Just as I was thinking that a concert devoted to American music would be incomplete without including a work by Samuel Barber, I arrived at Powell Hall to discover that—sadly—due to a soloist’s illness, Aaron Copland’s "Quiet City" would be replaced by Barber’s famous "Adagio for Strings". With fervent hopes for the soloist’s recovery, the inclusion of the Barber rounded out a program that was a veritable showcase of some of the many jewels of American music.
Although their program was themed “Bad Boys!”, the Gateway Men’s Chorus sang good March 15 and 16 at the 560 Music Center in University City. It was a fun program, visually exciting as well as a rhythm bash, but “fun” programs can challenge performers as equally as their more serious counterparts.
For over 200 years audiences have been captivated by the piano, and with good reason. A skilled performer can transform the instrument into a veritable orchestral palette of color, range, special effects and dynamics. Such was the case with the brilliant Chinese-born pianist Wuna Meng, a 2012 competition winner of the Artist Presentation Society, who performed on March 17 at the Ethical Society.
Its origins shrouded in the mists of time and centered within the region of Andalusia, flamenco music and dance has nevertheless enthralled audiences the world over throughout its history.
Predicaments, or problems requiring resolution, are a part of life. Looking on the bright side, you could say that dealing successfully with problems and challenges helps us grow, and makes life interesting. And such challenges beset us all, the great and the not-so-great. Even terrorists ironically find themselves forced to negotiate a path of pitfalls.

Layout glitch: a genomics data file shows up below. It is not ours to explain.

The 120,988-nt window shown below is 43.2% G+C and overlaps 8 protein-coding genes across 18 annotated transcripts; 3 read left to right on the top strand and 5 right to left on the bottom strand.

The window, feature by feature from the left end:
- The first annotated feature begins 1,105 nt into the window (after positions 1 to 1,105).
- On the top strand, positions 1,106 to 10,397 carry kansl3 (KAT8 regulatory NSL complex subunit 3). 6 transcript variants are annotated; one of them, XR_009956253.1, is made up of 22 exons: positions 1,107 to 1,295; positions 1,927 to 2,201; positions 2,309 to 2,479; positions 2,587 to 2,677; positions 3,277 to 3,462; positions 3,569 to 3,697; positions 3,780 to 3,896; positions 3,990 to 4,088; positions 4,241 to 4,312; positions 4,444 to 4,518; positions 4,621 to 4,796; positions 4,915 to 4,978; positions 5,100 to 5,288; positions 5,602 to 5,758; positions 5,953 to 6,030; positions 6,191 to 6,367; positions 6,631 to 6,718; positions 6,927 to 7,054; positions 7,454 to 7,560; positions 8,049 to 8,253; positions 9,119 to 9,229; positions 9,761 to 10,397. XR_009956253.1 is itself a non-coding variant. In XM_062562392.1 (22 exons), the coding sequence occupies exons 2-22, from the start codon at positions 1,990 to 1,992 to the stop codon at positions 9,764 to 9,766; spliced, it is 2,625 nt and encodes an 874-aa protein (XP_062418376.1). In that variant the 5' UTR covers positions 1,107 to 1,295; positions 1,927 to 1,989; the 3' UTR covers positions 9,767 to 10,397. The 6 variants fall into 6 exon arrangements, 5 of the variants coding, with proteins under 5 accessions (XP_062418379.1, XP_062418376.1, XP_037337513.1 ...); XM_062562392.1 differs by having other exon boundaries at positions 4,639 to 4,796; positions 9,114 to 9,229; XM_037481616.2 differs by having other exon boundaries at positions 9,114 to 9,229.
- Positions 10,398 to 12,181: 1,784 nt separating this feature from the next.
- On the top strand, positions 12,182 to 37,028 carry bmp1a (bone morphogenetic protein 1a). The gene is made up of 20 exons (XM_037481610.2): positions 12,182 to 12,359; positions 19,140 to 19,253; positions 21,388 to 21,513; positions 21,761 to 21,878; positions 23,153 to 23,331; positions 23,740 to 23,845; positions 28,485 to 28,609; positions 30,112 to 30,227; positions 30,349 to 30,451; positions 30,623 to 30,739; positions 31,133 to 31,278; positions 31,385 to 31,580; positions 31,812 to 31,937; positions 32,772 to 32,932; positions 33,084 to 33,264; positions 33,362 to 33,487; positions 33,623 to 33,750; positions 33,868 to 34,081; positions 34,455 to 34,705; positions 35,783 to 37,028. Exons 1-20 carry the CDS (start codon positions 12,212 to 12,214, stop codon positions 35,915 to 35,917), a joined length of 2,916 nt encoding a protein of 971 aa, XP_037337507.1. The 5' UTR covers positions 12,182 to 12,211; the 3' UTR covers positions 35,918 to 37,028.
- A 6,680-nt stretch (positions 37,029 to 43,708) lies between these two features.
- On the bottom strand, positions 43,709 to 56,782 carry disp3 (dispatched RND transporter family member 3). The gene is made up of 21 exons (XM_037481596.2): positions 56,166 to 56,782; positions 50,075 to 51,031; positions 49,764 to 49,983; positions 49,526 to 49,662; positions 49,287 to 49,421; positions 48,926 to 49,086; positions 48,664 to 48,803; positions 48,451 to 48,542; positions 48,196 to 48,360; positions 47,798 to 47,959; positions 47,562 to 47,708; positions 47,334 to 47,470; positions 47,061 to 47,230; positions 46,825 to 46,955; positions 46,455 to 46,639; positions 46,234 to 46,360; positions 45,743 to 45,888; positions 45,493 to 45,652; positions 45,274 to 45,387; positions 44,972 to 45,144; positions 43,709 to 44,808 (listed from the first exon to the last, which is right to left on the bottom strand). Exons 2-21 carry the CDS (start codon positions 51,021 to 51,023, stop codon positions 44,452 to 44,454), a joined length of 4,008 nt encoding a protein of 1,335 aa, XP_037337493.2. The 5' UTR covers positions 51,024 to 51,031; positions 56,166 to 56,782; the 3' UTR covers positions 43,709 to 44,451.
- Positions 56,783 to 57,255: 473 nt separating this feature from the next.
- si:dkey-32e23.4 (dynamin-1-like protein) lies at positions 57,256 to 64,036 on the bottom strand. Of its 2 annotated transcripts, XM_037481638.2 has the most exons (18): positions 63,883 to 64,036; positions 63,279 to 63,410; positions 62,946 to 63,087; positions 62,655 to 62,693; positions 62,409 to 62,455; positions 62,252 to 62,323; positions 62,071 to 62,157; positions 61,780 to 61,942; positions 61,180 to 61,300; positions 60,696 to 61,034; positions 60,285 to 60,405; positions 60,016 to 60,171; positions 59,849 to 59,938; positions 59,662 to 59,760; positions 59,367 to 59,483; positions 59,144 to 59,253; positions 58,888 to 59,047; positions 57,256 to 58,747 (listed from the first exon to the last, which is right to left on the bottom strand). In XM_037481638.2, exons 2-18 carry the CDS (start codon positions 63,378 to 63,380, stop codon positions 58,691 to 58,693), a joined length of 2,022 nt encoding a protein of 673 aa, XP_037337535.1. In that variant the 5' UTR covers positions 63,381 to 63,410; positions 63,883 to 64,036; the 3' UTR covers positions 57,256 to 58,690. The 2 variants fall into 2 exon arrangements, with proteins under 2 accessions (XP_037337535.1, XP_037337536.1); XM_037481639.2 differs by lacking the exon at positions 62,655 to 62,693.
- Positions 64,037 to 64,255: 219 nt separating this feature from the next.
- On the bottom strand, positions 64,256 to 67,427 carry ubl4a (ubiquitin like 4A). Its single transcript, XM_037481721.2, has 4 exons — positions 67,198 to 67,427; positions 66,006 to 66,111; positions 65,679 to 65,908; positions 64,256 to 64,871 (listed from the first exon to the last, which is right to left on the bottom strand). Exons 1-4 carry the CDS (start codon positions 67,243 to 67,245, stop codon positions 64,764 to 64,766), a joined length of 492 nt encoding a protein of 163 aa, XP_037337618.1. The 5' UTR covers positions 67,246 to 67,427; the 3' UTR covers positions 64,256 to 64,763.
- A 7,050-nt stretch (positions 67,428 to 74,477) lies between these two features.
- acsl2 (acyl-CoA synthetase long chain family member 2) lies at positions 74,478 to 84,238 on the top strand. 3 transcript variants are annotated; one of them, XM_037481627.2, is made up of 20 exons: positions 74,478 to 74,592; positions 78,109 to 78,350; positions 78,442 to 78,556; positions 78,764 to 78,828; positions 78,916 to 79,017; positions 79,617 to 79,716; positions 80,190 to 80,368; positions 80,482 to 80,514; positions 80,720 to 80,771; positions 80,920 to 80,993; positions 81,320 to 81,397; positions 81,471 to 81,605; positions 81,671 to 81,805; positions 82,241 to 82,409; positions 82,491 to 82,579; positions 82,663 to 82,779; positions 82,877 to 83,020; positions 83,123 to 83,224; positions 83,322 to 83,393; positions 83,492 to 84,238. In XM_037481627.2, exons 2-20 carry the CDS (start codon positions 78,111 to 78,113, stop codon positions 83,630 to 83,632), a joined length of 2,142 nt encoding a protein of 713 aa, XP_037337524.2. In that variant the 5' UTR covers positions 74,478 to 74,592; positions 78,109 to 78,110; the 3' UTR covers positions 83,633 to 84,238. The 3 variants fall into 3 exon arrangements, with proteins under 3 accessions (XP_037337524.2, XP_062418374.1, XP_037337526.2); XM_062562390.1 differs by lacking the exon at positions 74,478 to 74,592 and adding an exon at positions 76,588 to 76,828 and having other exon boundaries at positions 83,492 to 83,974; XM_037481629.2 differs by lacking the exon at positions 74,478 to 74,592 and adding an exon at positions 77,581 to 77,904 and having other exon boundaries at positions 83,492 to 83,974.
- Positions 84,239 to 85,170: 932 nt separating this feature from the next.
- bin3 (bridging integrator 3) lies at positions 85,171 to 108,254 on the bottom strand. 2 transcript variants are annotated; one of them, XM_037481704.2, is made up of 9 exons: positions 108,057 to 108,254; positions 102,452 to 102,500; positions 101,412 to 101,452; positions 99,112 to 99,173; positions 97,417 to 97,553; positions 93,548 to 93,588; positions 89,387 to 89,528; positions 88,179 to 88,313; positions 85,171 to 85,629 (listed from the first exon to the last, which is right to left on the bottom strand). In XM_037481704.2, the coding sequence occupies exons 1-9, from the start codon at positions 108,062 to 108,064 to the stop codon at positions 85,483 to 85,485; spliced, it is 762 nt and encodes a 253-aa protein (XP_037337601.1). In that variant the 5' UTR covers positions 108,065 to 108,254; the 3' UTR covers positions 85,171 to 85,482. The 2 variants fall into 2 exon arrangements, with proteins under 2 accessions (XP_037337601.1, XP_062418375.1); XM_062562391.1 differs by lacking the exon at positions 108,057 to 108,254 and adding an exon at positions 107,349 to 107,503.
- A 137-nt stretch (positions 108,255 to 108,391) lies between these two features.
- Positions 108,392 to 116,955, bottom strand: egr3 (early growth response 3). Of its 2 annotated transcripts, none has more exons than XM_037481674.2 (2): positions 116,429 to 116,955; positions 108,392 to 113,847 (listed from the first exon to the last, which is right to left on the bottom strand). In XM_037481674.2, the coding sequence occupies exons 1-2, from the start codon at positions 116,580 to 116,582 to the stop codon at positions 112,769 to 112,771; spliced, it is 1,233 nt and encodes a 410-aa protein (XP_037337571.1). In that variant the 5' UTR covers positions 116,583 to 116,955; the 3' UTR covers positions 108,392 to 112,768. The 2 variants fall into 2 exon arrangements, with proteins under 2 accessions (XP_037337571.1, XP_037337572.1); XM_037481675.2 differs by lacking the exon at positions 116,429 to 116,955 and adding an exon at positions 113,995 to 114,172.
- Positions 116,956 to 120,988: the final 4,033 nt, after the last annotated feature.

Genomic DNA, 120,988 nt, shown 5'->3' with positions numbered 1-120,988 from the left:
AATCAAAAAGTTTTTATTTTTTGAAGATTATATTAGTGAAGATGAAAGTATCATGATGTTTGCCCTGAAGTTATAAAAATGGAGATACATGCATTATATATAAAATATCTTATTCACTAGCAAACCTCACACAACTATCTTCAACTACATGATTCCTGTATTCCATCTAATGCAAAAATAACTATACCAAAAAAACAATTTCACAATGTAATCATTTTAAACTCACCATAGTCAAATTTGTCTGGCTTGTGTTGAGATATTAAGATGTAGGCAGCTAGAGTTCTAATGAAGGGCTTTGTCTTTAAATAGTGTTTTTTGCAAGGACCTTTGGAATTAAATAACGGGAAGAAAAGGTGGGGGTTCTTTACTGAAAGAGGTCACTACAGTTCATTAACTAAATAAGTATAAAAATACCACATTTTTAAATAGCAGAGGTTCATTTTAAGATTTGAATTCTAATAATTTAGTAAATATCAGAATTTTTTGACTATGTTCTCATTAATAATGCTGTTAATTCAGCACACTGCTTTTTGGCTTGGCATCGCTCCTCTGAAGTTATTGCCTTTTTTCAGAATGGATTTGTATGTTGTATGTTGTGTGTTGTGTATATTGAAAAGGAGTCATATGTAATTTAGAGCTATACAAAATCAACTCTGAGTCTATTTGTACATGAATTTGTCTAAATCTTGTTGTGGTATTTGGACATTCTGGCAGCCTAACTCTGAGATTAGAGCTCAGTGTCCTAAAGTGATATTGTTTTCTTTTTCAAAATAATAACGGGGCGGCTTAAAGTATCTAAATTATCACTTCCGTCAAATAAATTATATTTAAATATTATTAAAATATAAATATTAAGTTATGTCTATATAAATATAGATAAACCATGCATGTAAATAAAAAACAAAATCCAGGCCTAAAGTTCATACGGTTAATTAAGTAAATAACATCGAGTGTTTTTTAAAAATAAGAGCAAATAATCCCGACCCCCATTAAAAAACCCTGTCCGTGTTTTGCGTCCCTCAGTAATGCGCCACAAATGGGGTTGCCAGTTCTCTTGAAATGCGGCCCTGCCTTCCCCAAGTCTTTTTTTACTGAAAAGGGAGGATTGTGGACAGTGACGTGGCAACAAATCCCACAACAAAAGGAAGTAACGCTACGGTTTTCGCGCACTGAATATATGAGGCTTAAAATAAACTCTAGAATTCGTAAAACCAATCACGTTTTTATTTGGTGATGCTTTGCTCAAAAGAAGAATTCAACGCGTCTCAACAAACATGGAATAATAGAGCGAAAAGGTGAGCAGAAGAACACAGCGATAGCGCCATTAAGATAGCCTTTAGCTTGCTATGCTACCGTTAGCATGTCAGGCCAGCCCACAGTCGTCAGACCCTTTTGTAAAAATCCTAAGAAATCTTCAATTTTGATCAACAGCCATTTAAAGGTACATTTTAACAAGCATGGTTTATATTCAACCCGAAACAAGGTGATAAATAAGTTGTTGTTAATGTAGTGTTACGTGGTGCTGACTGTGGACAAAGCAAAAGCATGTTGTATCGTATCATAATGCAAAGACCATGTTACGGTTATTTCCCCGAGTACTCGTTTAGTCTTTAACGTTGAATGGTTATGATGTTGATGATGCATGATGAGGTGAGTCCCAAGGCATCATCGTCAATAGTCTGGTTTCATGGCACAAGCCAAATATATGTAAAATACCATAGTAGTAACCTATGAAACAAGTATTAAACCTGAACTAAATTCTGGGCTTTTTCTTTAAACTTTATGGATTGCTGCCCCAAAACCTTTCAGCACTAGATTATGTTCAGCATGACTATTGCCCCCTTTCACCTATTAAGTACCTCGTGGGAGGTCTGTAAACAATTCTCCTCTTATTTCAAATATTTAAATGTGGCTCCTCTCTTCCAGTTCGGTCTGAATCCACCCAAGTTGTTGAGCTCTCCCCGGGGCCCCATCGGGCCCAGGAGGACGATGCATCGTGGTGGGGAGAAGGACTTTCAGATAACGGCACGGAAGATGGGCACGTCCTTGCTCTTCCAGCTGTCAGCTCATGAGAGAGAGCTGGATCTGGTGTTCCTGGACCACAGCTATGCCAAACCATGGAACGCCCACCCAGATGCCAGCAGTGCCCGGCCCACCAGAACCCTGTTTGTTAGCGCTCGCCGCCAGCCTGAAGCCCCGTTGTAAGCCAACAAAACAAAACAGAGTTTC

This year the Gateway Men’s Chorus tempted Santa with potato latkes instead of his usual milk and cookies. Blending the traditions of two great festivals of light, Christmas and Hanukkah, the GMC added new levels of meaning to both.
What happens when an immigrant Jewish accountant from St. Louis falls in love with a Missouri country girl? You get gefilte catfish, matzo balls made of cornmeal, and a unique love story that has charmed millions and made the world see that Lebanon, Missouri, is a town of far greater depth of spirit than most people realized.
The art of the solo recital lives on, and it will likely do so as long as human beings value talent, skill and personal expression. Crafting a recital devoted to the work of a single composer poses a particular challenge, but Peter Henderson’s choice of Claude Debussy (1862-1918) formed an exciting demonstration of the rich and stimulating palette from which this most visually-oriented composer gifted us.
Although Beethoven’s Symphony No. 6, the “Pastoral”, is a purely instrumental work, the weekend of October 12-14 at Powell Hall it assumed a choral sheen under the baton of guest conductor Rafael Frühbeck de Burgos that seemed to utterly transform the work.
Although themed as “The Virtuoso Orchestra,” opening weekend for the St. Louis Symphony on September 28-30 brought listeners much more than virtuosity—although artistic skill reigned throughout the evening. The orchestra, under the helm of Music Director David Robertson, whisked the audience on a wide journey not just of sound, but of vibrant images culled from nature, history and the inner visions of great composers.